W3C home > Mailing lists > Public > www-style@w3.org > September 1999

Re: Do overlapping statically positioned elements "obscure" each other

From: Ian Graham <igraham@ic-unix.ic.utoronto.ca>
Date: Thu, 16 Sep 1999 17:16:20 -0400 (EDT)
Message-ID: <Pine.SO4.4.05.9909161628280.9383-100000@ic-unix.ic.utoronto.ca>
To: "L. David Baron" <dbaron@fas.harvard.edu>
cc: ian.graham@utoronto.ca, tantek@cs.stanford.edu, www-style@w3.org
On Thu, 16 Sep 1999, L. David Baron wrote:

> On Thu, 16 Sep 1999 12:25:29 -0400, Ian Graham
> (igraham@smaug.java.utoronto.ca) wrote:
> > However, returning to block element overlaps -- how should the overflow
> > property affect this? 
> The 'overflow' property is defined in CSS2 to control whether (and how)
> the content of a box overflows outside of the value of the 'clip'
> property.  This includes the background and border of its children (and
> all inline content), but not the element itself [1].

So this would mean that overflow should not in any way affect the
rendering of statically positioned elements _unless_ the content overflows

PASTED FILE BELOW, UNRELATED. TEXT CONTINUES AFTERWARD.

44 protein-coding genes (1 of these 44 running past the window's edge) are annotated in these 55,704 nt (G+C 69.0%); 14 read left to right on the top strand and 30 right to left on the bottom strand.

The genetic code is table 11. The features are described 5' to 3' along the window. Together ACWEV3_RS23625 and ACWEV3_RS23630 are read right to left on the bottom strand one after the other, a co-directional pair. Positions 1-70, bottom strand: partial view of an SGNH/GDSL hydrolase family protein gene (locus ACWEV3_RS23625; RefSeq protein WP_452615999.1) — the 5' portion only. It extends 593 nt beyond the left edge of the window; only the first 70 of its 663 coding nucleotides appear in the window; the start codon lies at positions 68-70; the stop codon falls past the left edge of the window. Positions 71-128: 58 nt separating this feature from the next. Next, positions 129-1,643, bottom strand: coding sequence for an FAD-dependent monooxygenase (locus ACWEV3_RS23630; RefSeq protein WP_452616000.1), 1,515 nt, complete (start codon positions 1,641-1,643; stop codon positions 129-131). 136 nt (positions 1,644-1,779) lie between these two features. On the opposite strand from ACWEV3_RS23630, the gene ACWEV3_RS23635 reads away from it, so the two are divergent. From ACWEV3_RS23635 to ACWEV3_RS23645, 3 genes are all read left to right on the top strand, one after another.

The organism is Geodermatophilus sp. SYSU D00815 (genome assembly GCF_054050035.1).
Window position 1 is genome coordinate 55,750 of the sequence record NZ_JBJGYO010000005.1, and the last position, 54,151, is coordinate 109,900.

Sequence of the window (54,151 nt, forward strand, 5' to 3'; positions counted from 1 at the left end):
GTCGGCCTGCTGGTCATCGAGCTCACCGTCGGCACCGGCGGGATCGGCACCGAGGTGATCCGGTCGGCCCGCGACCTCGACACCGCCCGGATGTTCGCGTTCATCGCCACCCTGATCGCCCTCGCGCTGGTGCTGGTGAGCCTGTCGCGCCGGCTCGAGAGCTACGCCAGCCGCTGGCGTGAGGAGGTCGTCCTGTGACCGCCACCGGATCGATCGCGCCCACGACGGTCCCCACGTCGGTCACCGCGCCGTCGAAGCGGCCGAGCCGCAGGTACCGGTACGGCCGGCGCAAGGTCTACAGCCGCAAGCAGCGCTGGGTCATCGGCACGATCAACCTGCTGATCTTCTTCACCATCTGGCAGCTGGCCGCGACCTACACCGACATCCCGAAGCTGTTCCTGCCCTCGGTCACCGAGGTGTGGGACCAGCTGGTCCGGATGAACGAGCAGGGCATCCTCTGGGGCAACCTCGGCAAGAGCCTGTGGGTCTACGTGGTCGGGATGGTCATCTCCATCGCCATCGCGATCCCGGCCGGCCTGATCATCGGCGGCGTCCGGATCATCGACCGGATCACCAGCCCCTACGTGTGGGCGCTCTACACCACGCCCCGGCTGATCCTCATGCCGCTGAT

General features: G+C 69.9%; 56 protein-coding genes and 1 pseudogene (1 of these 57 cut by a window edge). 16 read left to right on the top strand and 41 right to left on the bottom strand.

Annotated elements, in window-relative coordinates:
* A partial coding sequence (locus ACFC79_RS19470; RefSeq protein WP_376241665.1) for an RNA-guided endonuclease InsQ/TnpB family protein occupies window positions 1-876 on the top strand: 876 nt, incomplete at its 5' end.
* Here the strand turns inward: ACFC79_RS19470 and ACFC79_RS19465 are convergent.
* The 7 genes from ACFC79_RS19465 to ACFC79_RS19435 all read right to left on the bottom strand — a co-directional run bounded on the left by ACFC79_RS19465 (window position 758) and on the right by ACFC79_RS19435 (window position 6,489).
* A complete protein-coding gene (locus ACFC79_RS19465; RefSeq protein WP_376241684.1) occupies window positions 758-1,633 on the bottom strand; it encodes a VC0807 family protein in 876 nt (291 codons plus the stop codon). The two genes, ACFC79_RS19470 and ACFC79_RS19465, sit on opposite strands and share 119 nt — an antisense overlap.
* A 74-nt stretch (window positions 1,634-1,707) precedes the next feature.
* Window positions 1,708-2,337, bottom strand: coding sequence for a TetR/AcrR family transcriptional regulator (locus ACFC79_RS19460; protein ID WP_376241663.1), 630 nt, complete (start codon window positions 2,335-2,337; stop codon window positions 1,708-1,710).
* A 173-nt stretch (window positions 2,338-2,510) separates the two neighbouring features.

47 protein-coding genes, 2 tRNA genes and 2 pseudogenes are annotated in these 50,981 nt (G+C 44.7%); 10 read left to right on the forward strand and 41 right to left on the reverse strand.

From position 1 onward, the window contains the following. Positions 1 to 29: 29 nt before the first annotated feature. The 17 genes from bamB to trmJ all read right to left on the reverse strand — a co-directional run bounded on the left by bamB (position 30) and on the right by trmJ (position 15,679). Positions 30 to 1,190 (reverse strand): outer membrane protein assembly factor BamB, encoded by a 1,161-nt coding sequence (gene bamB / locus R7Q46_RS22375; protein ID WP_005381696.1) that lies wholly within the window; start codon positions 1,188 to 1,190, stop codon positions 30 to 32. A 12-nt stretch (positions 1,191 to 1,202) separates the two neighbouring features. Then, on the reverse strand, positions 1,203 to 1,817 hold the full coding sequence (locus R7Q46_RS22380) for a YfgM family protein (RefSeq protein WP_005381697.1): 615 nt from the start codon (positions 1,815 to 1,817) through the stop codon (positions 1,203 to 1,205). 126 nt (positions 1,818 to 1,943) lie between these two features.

the block box (or the box of a parent).
> I don't think it's implemented quite this way in current browsers.
> Furthermore, it's not completely clear to me how (if at all) clip
> should interact with scrollbars.

Yes, the possibilities are rather ugly.  
> In the cases we've been discussing, I don't think there is any overflow
> (except perhaps of floats in my example [2], but the example could be
> changed easily).

I agree. It would appear that Mozilla's implementation is correct,
provided you don't try (as I did) to muck about with overflow properties
for elements that don't overflow.

This means that paragraph's can't be 'backed up' on top of previous
elements and have the background overlap previous content. Too bad, as
that 'might' be useful (and maybe more intuitive?). 

It might be nice if there were a way to bind the background and content
together for rendering purposes, so that they could behave the way I want
(how's that for hubris). Something like

background-depth: normal | element

where 'element' pops the background up to the depth one level below the
element content.  On the other hand, the type of rendering behavior I
suggested is produced using positioned elements (and controllably using
z-index), and perhaps that is a better way to go about overlapping stuff.

Regardless, the behavior is sufficiently anti-intuitive that it probably
warrants a note in the spec.
> David
> [1] http://www.w3.org/TR/REC-CSS2/visufx.html#overflow
> [2] http://lists.w3.org/Archives/Public/www-style/1999Sep/0067.html
Received on Friday, 17 September 1999 11:20:42 UTC

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